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The fight against carbon monoxide as poisonings increase 32% since 2014

It’s a stark warning that we all need to be on guard against carbon monoxide.

ITV News was filming a routine gas inspection this morning when the engineer detected potentially lethal levels coming from a gas fire in a house in Morden.

Badly fitted or poorly maintained appliances can mean a killer is in your home without you knowing - perhaps until it’s too late.

Around 50 people are killed by carbon monoxide each year.

New Freedom of Information disclosures from UK Fire Services show incidents of poisoning rose from 2450 incidents in 2014 to 3249 in the last 12 months - an increase of 32%.

Campaigners say 40 million people are at risk because they have no alarm. It is so dangerous that even small amounts can poison you slowly - and at high levels it can kill in minutes.

Boilers must be regularly inspected to ensure they are safe. Credit: PA

For years there have been warnings, yet the government has missed the opportunity to substantially reduce the danger.

Currently the law in England, Wales and Northern Ireland only requires landlords to fit carbon monoxide alarms if the residence has a solid fuel burning appliance. Some MPs, campaigners and even many landlords believe all homes with gas should have mandatory alarms.

You can’t see, smell or taste carbon monoxide - which is why it is so often called "the silent killer".

Some will ask why government remains silent on this important safety reforms that seem long overdue.

What are the symptoms of carbon monoxide poisoning and who is most at risk?

Gas appliances can be lethal if they give off carbon monoxide. Credit: PA

Symptoms may be hard to distinguish from other commons ailments.

Dizziness, tiredness, headaches, nausea and generally feeling unwell are common.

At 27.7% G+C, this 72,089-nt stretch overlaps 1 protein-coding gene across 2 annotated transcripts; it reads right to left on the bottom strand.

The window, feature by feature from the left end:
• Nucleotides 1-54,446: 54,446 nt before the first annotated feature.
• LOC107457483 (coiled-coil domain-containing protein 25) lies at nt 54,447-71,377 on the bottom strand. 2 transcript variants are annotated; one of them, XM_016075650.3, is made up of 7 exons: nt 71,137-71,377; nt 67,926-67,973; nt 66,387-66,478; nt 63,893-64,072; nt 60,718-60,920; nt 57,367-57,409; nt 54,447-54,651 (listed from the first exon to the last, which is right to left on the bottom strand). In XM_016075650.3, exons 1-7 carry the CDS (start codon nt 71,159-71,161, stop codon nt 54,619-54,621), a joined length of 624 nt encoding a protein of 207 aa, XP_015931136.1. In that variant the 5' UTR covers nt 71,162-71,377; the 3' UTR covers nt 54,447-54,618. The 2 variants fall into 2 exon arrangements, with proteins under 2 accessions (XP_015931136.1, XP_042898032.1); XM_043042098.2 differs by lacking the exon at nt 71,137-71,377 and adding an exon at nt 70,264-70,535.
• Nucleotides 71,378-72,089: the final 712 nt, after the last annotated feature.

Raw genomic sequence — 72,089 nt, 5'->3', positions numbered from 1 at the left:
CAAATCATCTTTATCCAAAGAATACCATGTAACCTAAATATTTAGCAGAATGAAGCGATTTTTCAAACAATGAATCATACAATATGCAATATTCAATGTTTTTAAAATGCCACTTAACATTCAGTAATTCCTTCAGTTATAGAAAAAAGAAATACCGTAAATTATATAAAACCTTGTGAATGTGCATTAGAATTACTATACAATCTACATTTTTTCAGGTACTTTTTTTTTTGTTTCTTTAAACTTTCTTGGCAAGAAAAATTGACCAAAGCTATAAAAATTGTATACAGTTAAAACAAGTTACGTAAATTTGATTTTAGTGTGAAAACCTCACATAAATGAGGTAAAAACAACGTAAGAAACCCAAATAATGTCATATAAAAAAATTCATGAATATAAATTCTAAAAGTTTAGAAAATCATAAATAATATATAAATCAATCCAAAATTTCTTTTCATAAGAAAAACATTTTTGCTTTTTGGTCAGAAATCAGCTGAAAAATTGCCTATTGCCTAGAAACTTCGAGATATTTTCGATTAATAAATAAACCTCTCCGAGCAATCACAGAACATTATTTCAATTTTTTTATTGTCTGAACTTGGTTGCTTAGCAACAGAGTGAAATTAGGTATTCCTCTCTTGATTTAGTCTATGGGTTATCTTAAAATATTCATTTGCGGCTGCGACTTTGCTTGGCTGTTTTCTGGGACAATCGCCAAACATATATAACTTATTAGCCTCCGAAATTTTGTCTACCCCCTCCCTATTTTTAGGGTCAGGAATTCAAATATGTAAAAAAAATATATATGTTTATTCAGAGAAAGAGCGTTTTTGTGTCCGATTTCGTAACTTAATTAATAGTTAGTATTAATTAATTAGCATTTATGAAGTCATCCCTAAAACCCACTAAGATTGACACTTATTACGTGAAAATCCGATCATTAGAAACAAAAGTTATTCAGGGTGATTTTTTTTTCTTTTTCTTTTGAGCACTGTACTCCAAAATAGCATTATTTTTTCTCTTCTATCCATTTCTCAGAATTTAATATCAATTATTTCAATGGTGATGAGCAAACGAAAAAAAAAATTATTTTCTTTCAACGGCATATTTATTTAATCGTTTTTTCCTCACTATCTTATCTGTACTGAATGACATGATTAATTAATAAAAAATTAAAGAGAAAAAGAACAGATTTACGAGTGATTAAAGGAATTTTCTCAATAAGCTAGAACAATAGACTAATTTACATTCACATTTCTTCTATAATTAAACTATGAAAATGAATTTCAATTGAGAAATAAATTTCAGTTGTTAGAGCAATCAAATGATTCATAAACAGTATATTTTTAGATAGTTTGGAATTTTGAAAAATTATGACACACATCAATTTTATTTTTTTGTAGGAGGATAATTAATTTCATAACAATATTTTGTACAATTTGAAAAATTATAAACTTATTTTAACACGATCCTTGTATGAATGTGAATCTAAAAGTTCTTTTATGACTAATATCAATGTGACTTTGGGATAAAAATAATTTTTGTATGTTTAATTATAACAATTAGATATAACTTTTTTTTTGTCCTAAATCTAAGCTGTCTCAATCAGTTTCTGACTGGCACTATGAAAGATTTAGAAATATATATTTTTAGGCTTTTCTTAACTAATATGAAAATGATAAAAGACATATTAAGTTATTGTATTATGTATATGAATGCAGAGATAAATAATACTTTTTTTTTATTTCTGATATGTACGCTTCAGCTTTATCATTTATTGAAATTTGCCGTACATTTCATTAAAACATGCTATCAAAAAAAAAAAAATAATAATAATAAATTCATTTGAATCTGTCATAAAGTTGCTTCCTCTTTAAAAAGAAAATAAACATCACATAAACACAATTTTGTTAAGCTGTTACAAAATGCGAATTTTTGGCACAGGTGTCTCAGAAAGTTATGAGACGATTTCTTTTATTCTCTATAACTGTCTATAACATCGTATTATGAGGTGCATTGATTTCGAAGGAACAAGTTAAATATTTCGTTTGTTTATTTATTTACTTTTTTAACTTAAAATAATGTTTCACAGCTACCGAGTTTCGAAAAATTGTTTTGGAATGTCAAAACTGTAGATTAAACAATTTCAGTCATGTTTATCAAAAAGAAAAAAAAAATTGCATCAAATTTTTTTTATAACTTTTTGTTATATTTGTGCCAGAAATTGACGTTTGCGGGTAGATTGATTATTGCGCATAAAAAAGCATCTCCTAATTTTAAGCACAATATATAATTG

Carbon monoxide poisoning is commonly mistaken for other illnesses, leaving the elderly and very young most vulnerable.

The gas is known as a silent killer; due to the fact it does not have a colour, smell or taste.

How can I stay safe from being poisoned by carbon monoxide?

Carbon monoxide monitors should be installed near gas appliances. Credit: PA

The only effective protection from carbon monoxide is to have an alarm installed.

An estimated two thirds of homes are unprotected, leaving around 40 million people at risk.

Alarms should be installed between one and three metres away from any fuel-burning appliance, as well as in areas like bedrooms and living rooms.

Gas appliances should also be installed and serviced regularly by a Gas Safe registered engineer.

What should I do if my carbon monoxide alarm goes off?

If your alarm starts making a noise, you should open external doors and windows to ventilate the space. Make sure you turn off gas appliances before leaving the building.

It's important to not turn on any electrical appliances or smoke, a spark could ignite a gas explosion.

If you are feeling unwell, seek medical advice by calling 999.

The Gas Emergency Service line should also be contacted on 0800 111 999, before you return to the property.

It's advised to then have your appliances serviced by a qualified and registered gas engineer.

When should I get my appliances tested and whose responsibility is it to pay for it?

The Gas Safe Register, which keeps a list of approved contractors, says appliances should be tested on an annual basis. This advice is also agreed by most manufacturers of appliances.

In a rented property, it is the landlord's responsibility to ensure that all equipment is properly maintained. This applies to any heat-generating appliance, regardless of the fuel it uses.

Landlords should provide a gas safety certificate to say an inspection has been done.

If you have flues which extract fumes then these also need to be checked.

If you own your home, you'll need to pay for servicing and maintenance yourself.

Some energy suppliers will do free gas safety checks for people on means-tested benefits, it's worth contacting your provider to see if this applies to you.